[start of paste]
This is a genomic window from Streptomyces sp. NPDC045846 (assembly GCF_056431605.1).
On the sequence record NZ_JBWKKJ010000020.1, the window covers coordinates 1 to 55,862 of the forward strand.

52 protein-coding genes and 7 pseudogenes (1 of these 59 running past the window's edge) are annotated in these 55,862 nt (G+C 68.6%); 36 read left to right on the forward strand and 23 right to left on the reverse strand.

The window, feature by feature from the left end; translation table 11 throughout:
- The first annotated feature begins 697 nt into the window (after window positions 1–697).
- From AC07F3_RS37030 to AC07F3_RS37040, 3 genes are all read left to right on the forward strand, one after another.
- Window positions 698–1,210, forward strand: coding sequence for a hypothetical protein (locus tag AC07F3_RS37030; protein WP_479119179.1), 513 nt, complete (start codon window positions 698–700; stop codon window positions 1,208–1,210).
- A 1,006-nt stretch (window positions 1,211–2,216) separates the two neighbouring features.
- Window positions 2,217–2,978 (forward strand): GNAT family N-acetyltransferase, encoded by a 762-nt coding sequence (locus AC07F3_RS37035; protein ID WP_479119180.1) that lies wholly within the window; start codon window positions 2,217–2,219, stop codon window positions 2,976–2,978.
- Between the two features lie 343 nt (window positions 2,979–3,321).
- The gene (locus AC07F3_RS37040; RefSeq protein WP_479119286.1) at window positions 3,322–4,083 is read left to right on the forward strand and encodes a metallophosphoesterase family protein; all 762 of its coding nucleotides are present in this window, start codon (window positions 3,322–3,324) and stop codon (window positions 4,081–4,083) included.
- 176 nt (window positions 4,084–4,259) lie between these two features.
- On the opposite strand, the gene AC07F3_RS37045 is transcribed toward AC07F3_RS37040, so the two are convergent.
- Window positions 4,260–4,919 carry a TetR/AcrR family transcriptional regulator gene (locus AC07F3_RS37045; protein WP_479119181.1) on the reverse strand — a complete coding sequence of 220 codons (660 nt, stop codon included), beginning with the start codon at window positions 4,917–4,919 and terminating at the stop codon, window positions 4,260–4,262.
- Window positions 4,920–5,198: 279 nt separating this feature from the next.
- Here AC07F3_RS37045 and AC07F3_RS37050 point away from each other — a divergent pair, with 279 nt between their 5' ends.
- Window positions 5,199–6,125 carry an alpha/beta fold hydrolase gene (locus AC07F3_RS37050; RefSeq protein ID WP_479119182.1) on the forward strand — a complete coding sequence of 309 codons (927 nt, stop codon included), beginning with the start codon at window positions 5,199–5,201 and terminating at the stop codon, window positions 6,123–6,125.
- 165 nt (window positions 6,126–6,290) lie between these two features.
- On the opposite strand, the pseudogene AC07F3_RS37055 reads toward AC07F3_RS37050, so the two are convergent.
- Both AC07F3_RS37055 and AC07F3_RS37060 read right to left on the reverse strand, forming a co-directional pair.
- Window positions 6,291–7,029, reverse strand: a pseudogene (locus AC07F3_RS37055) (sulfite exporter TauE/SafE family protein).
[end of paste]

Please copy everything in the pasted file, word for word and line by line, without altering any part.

This is a genomic window from Streptomyces sp. NPDC045846 (assembly GCF_056431605.1).
On the sequence record NZ_JBWKKJ010000020.1, the window covers coordinates 1 to 55,862 of the forward strand.

52 protein-coding genes and 7 pseudogenes (1 of these 59 running past the window's edge) are annotated in these 55,862 nt (G+C 68.6%); 36 read left to right on the forward strand and 23 right to left on the reverse strand.

The window, feature by feature from the left end; translation table 11 throughout:
- The first annotated feature begins 697 nt into the window (after window positions 1–697).
- From AC07F3_RS37030 to AC07F3_RS37040, 3 genes are all read left to right on the forward strand, one after another.
- Window positions 698–1,210, forward strand: coding sequence for a hypothetical protein (locus tag AC07F3_RS37030; protein WP_479119179.1), 513 nt, complete (start codon window positions 698–700; stop codon window positions 1,208–1,210).
- A 1,006-nt stretch (window positions 1,211–2,216) separates the two neighbouring features.
- Window positions 2,217–2,978 (forward strand): GNAT family N-acetyltransferase, encoded by a 762-nt coding sequence (locus AC07F3_RS37035; protein ID WP_479119180.1) that lies wholly within the window; start codon window positions 2,217–2,219, stop codon window positions 2,976–2,978.
- Between the two features lie 343 nt (window positions 2,979–3,321).
- The gene (locus AC07F3_RS37040; RefSeq protein WP_479119286.1) at window positions 3,322–4,083 is read left to right on the forward strand and encodes a metallophosphoesterase family protein; all 762 of its coding nucleotides are present in this window, start codon (window positions 3,322–3,324) and stop codon (window positions 4,081–4,083) included.
- 176 nt (window positions 4,084–4,259) lie between these two features.
- On the opposite strand, the gene AC07F3_RS37045 is transcribed toward AC07F3_RS37040, so the two are convergent.
- Window positions 4,260–4,919 carry a TetR/AcrR family transcriptional regulator gene (locus AC07F3_RS37045; protein WP_479119181.1) on the reverse strand — a complete coding sequence of 220 codons (660 nt, stop codon included), beginning with the start codon at window positions 4,917–4,919 and terminating at the stop codon, window positions 4,260–4,262.
- Window positions 4,920–5,198: 279 nt separating this feature from the next.
- Here AC07F3_RS37045 and AC07F3_RS37050 point away from each other — a divergent pair, with 279 nt between their 5' ends.
- Window positions 5,199–6,125 carry an alpha/beta fold hydrolase gene (locus AC07F3_RS37050; RefSeq protein ID WP_479119182.1) on the forward strand — a complete coding sequence of 309 codons (927 nt, stop codon included), beginning with the start codon at window positions 5,199–5,201 and terminating at the stop codon, window positions 6,123–6,125.
- 165 nt (window positions 6,126–6,290) lie between these two features.
- On the opposite strand, the pseudogene AC07F3_RS37055 reads toward AC07F3_RS37050, so the two are convergent.
- Both AC07F3_RS37055 and AC07F3_RS37060 read right to left on the reverse strand, forming a co-directional pair.
- Window positions 6,291–7,029, reverse strand: a pseudogene (locus AC07F3_RS37055) (sulfite exporter TauE/SafE family protein).